The HTML5 built-in video support has come to a state where it starts to be adopted by the big players on a large scale(Youtube, Netflix). In this article i'll provide some details of HTML5 video element so you can start using it.

Chromium HTML5 Video player

here is a basic declaration of HTML5 video player :

<video src="videofile.ogg">
  Sorry, your browser doesn't support embedded videos,
  but don't worry, you can <a href="videofile.ogg">download it</a>
  and watch it with your favorite video player!
</video>

Controls

The video element provides a boolean attribute control that makes the controls visible or not to the user.

<video src="videofile.ogg" controls>
</video>

Chrome

Firefox

Safari

Poster

When you want to watch a video on the Web, normally a single frame of the video will display in order to provide a preview of its content. The poster attribute makes it easy to specify an image file.

<video src="videofile.ogg" poster="poster.jpg" controls>
</video>

Preload

The browser needs allowed to download a small chunk of the media to get the duration & the first frame, the preload attribute has the tree states to tell the browser what to do :

  • "none" does not buffer the file
  • "auto" buffers the media file
  • "metadata" loads enough to determine duration & the first fame

Loop

When present, this attribute will tell the browser to seek back to the start of the media resource once the end is reached.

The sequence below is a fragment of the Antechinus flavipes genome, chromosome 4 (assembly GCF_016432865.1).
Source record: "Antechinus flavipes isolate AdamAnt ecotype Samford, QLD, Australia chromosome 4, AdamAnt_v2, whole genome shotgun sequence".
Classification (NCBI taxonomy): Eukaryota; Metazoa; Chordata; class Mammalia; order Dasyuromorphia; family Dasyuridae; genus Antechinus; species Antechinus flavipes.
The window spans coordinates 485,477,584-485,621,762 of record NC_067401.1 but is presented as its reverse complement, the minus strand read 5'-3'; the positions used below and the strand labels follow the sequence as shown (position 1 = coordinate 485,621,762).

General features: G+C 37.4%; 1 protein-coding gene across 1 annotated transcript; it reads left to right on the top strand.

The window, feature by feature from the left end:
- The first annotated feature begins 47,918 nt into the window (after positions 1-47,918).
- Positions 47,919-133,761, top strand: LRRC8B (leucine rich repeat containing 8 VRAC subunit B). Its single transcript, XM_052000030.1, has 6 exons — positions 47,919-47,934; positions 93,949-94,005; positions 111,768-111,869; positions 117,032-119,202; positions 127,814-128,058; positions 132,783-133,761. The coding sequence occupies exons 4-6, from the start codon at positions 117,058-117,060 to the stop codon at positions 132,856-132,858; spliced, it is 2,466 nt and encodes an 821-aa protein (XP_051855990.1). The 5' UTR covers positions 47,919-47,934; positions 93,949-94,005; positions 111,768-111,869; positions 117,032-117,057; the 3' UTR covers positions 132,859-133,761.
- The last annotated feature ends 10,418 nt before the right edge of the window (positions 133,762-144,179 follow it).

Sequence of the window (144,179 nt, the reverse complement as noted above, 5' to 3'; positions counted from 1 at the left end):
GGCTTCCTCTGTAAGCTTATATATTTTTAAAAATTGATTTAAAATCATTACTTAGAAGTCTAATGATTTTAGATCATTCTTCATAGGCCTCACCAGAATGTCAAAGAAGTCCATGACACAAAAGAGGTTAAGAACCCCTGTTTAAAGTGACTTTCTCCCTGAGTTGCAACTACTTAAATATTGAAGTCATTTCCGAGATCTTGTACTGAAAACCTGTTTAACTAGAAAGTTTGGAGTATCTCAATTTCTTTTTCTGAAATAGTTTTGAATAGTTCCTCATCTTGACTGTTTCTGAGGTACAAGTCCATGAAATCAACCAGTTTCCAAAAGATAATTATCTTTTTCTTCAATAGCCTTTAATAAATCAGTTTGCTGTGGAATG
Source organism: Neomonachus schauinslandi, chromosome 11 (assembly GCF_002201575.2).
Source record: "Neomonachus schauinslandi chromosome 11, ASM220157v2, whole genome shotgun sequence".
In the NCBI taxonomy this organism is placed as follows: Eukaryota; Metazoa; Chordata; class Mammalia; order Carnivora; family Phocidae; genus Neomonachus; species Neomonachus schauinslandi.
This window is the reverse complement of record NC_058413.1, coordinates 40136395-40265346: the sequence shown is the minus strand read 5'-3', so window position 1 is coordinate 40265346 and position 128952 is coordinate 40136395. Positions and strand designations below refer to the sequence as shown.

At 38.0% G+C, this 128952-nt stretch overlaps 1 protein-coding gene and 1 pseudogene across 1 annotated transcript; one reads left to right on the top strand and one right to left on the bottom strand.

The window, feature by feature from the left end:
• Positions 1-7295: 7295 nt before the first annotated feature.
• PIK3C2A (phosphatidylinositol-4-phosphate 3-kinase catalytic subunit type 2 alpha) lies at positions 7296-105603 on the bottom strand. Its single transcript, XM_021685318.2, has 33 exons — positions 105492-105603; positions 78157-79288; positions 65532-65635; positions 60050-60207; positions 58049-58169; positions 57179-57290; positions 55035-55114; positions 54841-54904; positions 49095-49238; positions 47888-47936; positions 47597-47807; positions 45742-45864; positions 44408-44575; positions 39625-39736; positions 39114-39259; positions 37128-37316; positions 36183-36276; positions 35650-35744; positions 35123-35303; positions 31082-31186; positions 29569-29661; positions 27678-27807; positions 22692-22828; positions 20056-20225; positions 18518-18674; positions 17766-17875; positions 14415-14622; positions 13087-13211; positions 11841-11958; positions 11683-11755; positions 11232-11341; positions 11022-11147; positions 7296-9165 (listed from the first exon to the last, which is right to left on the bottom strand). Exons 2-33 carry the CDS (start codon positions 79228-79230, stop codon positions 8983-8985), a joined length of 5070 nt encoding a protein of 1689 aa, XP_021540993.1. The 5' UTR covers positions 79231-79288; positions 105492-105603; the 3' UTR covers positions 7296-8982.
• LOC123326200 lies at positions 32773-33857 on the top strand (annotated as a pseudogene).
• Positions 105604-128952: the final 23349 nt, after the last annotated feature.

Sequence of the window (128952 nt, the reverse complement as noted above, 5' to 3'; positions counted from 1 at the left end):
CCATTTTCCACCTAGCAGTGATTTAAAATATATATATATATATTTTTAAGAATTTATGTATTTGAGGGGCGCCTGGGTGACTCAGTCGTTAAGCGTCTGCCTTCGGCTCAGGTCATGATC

<video src="videofile.ogg" poster="poster.jpg" controls loop>
</video>

Sources

Multiple source files can be specified using the <source> element in order to provide video in different formats for different browsers. If you're providing source elements, there’s no need to specify a src for your video.

<video controls>
    <source src="video.mp4" type="video/mp4">
    <source src="video.webm" type="video/webm">
    <source src="video.ogv" type="video/ogg">
</video>

More details about codecs & video type for each browser can be found here

Subtitles

The video element allows you set subtitles in different languages using the track element.

<video controls>
    <source src="video.mp4" type="video/mp4">
    <source src="video.webm" type="video/webm">
    <source src="video.ogv" type="video/ogg">
    <track label="English" src="captions-en.vtt" kind="subtitles" srclang="en"></track>
    <track label="Deutsch" src="captions-de.vtt" kind="subtitles" srclang="de"></track>
    <track label="한국어 (Korean)" src="captions-ko.vtt" kind="subtitles" srclang="ko"></track>
    <track label="Português" src="captions-pt.vtt" kind="subtitles" srclang="pt"></track>
    <track label="Türkçe (Turkish)" src="captions-tr.vtt" kind="subtitles" srclang="tr"></track>
</video>

A detailed docs on the track element can be found on MDN

oncanplay

The oncanplay attribute is very useful, it can be used to serve a fallback if the browser doesn't have capability to play HTML5 video

<video controls oncanplay="handler()">
    <source src="video.mp4" type="video/mp4">
    <source src="video.webm" type="video/webm">
    <source src="video.ogv" type="video/ogg">
</video>

JavaScript API

The video element can be controlled via a JavaScript API to do all kind of stuf that can be done via the GUI, here are some examples :

var video = document.getElementsByTagName("video")[0];
/* Play the video */
video.play();
/* Set the volume to 50% */
video.volume = 0.5;
/* Pause the video */
video.pause();
/* Restart the video */
video.currentTime = 0;

Sure the list of APIs is long that can help you build your HTML5 video player, finally i hope that this small introduction will be helpfull for you.